A FURNESS environmentalist has completed an epic journey of more than 8,000 miles across South America on a bamboo bicycle she made herself.
Dr Kate Rawles, from Ulverston, left the UK by cargo ship in December 2016, aiming to raise awareness and inspire action on biodiversity loss.
Arriving in Colombia, Dr Rawles then followed the spine of the Andes mountains across Colombia, Ecuador, Peru, Bolivia, Chile and Argentina.
Along the way, the 55-year-old visited a range of biodiversity and conservation projects, including a school that has an entire curriculum based on turtles, vast rainforest reserves and small-scale sustainable farms.
“The trip has been amazing, in all sorts of ways,” Dr Rawles said. “The landscapes and places and different countries I’ve cycled through, the people I’ve met, the projects I’ve visited and also the changes I’ve noticed in myself as the journey progressed. It’s been an absolute privilege to take a year out of ‘normal’ life to do this.”
Dr Rawles explained that the main lessons she wanted to bring back to the UK were that nature was ‘not a luxury’ and that ‘huge changes’ were essential to protect the earth’s future.
“On this journey, I’ve seen the chaos that ensues when farming collapses or when deforestation leads to deadly mud avalanches,” she said. “In the UK, we’re starting to understand how disastrous it would be to lose our bees and other pollinators or what happens when trees and other vegetation are removed from hillsides and then the excessive rainfalls we’ve been having because of climate change lead to flooding. And it’s not just about what nature does for us. We share the planet with many millions of living beings, who are as entitled to be here as we are.”
And although Dr Rawles’ journey was filled with highlights, cycling on ‘Woody’ the bamboo bicycle was not without its challenges.
“Some of the traffic, especially in cities, was definitely hair-raising,” she said. “Colombian buses could be particularly demonic! Other hair-raising things often involved weather. In Colombia and Ecuador there were some sudden torrential thunder and lightning downpours that instantly turned roads into rivers and in which it was impossible to see anything – like potholes, signposts, floating tree-trunks, the road etc.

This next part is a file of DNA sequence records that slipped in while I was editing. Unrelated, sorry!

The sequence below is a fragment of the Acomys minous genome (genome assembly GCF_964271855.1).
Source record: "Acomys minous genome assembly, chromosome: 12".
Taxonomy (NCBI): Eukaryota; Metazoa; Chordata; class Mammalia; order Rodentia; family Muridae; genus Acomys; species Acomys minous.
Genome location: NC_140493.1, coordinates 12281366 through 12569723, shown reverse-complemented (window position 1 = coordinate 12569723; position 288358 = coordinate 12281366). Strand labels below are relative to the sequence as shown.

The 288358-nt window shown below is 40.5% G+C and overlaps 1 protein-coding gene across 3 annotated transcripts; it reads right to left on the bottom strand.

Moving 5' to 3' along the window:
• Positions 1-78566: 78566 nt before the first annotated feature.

“In Patagonia, the wind was sometimes so strong it was impossible to move forwards and I had to get off and just hang on to the bike. There was a section in southern Bolivia that was so hard – lots of pushing the bike on thick gravel roads up steep climbs at altitude – it reduced me tears of frustration and tiredness.”
However, the positives far outweighed any negatives and included the diverse landscapes, incredible plants and animals and the kindness of the people that she met.
“I love the freedom and openness of being on the road, not knowing where you will end up that night, often wild camping,” she said. “I love getting fitter and stronger and the way things that are so easy to take for granted in ‘normal’ life – like clean water, food, somewhere safe to sleep – give you such enormous happiness. A long cycling journey really changes what you value and I think that’s hugely positive. And it teaches you to trust: that you are stronger than you think, and that things will work out.”
Dr Rawles, a former lecturer in Outdoor Studies at the University of Cumbria, is now making her way back to London and plans to be back in Ulverston by April.
“What’s next?,” she said. “A wonderful time of catching up with friends and family after having been away for over a year. Preparing and giving slide show talks and writing the book which I know from experience will be a much harder challenge than the ride!”
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